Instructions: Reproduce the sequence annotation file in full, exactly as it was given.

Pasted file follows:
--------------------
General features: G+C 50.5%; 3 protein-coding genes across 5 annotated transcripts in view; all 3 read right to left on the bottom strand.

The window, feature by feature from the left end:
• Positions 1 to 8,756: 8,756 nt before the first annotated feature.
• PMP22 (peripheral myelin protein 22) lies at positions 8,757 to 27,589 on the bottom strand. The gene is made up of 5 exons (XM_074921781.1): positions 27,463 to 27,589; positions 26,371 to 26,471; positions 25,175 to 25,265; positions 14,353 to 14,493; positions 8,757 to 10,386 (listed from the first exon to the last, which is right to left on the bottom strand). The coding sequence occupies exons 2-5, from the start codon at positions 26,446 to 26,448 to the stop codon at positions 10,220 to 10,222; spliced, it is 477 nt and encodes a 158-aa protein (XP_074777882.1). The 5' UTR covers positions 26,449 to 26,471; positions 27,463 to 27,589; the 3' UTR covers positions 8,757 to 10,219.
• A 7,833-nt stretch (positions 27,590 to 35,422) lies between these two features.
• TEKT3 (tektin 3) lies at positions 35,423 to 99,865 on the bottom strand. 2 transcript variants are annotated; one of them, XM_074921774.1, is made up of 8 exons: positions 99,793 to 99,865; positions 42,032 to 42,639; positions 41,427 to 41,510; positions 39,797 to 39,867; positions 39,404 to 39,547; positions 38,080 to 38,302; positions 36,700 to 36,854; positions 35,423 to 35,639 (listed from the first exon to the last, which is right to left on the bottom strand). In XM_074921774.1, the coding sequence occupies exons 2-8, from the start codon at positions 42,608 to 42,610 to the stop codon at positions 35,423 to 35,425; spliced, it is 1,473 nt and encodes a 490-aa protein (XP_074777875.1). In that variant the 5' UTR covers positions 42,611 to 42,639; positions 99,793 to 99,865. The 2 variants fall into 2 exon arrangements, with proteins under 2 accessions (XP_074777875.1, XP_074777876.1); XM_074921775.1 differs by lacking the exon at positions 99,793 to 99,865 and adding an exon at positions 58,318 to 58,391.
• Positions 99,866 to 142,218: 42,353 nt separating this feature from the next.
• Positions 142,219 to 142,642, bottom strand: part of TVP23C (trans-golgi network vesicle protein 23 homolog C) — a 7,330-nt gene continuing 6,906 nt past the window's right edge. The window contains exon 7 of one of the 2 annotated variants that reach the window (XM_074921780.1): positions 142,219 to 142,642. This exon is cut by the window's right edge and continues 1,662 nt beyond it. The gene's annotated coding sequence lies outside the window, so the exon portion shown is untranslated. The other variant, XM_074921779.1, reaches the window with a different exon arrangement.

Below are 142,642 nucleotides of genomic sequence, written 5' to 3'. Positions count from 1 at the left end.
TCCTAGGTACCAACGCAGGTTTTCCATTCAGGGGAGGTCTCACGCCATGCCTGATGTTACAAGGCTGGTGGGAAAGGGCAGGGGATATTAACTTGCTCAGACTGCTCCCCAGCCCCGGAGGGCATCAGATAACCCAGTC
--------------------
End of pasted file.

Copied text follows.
General features: G+C 50.5%; 3 protein-coding genes across 5 annotated transcripts in view; all 3 read right to left on the bottom strand.

The window, feature by feature from the left end:
• Positions 1 to 8,756: 8,756 nt before the first annotated feature.
• PMP22 (peripheral myelin protein 22) lies at positions 8,757 to 27,589 on the bottom strand. The gene is made up of 5 exons (XM_074921781.1): positions 27,463 to 27,589; positions 26,371 to 26,471; positions 25,175 to 25,265; positions 14,353 to 14,493; positions 8,757 to 10,386 (listed from the first exon to the last, which is right to left on the bottom strand). The coding sequence occupies exons 2-5, from the start codon at positions 26,446 to 26,448 to the stop codon at positions 10,220 to 10,222; spliced, it is 477 nt and encodes a 158-aa protein (XP_074777882.1). The 5' UTR covers positions 26,449 to 26,471; positions 27,463 to 27,589; the 3' UTR covers positions 8,757 to 10,219.
• A 7,833-nt stretch (positions 27,590 to 35,422) lies between these two features.
• TEKT3 (tektin 3) lies at positions 35,423 to 99,865 on the bottom strand. 2 transcript variants are annotated; one of them, XM_074921774.1, is made up of 8 exons: positions 99,793 to 99,865; positions 42,032 to 42,639; positions 41,427 to 41,510; positions 39,797 to 39,867; positions 39,404 to 39,547; positions 38,080 to 38,302; positions 36,700 to 36,854; positions 35,423 to 35,639 (listed from the first exon to the last, which is right to left on the bottom strand). In XM_074921774.1, the coding sequence occupies exons 2-8, from the start codon at positions 42,608 to 42,610 to the stop codon at positions 35,423 to 35,425; spliced, it is 1,473 nt and encodes a 490-aa protein (XP_074777875.1). In that variant the 5' UTR covers positions 42,611 to 42,639; positions 99,793 to 99,865. The 2 variants fall into 2 exon arrangements, with proteins under 2 accessions (XP_074777875.1, XP_074777876.1); XM_074921775.1 differs by lacking the exon at positions 99,793 to 99,865 and adding an exon at positions 58,318 to 58,391.
• Positions 99,866 to 142,218: 42,353 nt separating this feature from the next.
• Positions 142,219 to 142,642, bottom strand: part of TVP23C (trans-golgi network vesicle protein 23 homolog C) — a 7,330-nt gene continuing 6,906 nt past the window's right edge. The window contains exon 7 of one of the 2 annotated variants that reach the window (XM_074921780.1): positions 142,219 to 142,642. This exon is cut by the window's right edge and continues 1,662 nt beyond it. The gene's annotated coding sequence lies outside the window, so the exon portion shown is untranslated. The other variant, XM_074921779.1, reaches the window with a different exon arrangement.

Below are 142,642 nucleotides of genomic sequence, written 5' to 3'. Positions count from 1 at the left end.
TCCTAGGTACCAACGCAGGTTTTCCATTCAGGGGAGGTCTCACGCCATGCCTGATGTTACAAGGCTGGTGGGAAAGGGCAGGGGATATTAACTTGCTCAGACTGCTCCCCAGCCCCGGAGGGCATCAGATAACCCAGTC